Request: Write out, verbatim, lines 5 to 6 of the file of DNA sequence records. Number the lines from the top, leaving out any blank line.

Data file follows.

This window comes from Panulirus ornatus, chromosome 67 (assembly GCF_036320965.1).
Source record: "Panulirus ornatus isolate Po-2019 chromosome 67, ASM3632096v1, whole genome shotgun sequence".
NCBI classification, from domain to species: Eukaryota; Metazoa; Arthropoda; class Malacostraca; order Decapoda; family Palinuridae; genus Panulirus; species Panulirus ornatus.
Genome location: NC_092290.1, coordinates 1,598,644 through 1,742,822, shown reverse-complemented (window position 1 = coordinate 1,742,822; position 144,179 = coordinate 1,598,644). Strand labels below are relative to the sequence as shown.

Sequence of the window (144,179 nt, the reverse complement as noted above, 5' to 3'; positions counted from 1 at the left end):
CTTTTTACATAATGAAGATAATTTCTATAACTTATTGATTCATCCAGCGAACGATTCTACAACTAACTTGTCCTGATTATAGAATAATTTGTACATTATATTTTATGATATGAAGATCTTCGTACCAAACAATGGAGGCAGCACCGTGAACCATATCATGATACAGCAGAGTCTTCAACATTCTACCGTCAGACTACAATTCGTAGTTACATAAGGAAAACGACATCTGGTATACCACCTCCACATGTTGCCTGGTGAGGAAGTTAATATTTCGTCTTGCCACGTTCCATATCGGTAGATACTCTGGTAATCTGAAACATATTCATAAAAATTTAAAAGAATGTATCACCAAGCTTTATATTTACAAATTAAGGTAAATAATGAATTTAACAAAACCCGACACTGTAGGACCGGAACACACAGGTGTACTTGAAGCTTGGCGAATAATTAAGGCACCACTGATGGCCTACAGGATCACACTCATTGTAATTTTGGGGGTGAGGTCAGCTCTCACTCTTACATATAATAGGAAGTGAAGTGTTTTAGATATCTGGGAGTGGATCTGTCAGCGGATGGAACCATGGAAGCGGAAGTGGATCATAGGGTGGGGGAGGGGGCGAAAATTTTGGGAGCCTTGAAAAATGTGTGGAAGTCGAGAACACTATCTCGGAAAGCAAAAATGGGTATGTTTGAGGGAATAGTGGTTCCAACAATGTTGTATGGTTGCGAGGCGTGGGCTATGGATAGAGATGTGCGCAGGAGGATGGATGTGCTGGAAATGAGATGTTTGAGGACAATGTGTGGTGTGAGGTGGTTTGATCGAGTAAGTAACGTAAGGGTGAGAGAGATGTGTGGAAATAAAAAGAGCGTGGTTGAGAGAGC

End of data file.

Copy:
Sequence of the window (144,179 nt, the reverse complement as noted above, 5' to 3'; positions counted from 1 at the left end):
CTTTTTACATAATGAAGATAATTTCTATAACTTATTGATTCATCCAGCGAACGATTCTACAACTAACTTGTCCTGATTATAGAATAATTTGTACATTATATTTTATGATATGAAGATCTTCGTACCAAACAATGGAGGCAGCACCGTGAACCATATCATGATACAGCAGAGTCTTCAACATTCTACCGTCAGACTACAATTCGTAGTTACATAAGGAAAACGACATCTGGTATACCACCTCCACATGTTGCCTGGTGAGGAAGTTAATATTTCGTCTTGCCACGTTCCATATCGGTAGATACTCTGGTAATCTGAAACATATTCATAAAAATTTAAAAGAATGTATCACCAAGCTTTATATTTACAAATTAAGGTAAATAATGAATTTAACAAAACCCGACACTGTAGGACCGGAACACACAGGTGTACTTGAAGCTTGGCGAATAATTAAGGCACCACTGATGGCCTACAGGATCACACTCATTGTAATTTTGGGGGTGAGGTCAGCTCTCACTCTTACATATAATAGGAAGTGAAGTGTTTTAGATATCTGGGAGTGGATCTGTCAGCGGATGGAACCATGGAAGCGGAAGTGGATCATAGGGTGGGGGAGGGGGCGAAAATTTTGGGAGCCTTGAAAAATGTGTGGAAGTCGAGAACACTATCTCGGAAAGCAAAAATGGGTATGTTTGAGGGAATAGTGGTTCCAACAATGTTGTATGGTTGCGAGGCGTGGGCTATGGATAGAGATGTGCGCAGGAGGATGGATGTGCTGGAAATGAGATGTTTGAGGACAATGTGTGGTGTGAGGTGGTTTGATCGAGTAAGTAACGTAAGGGTGAGAGAGATGTGTGGAAATAAAAAGAGCGTGGTTGAGAGAGC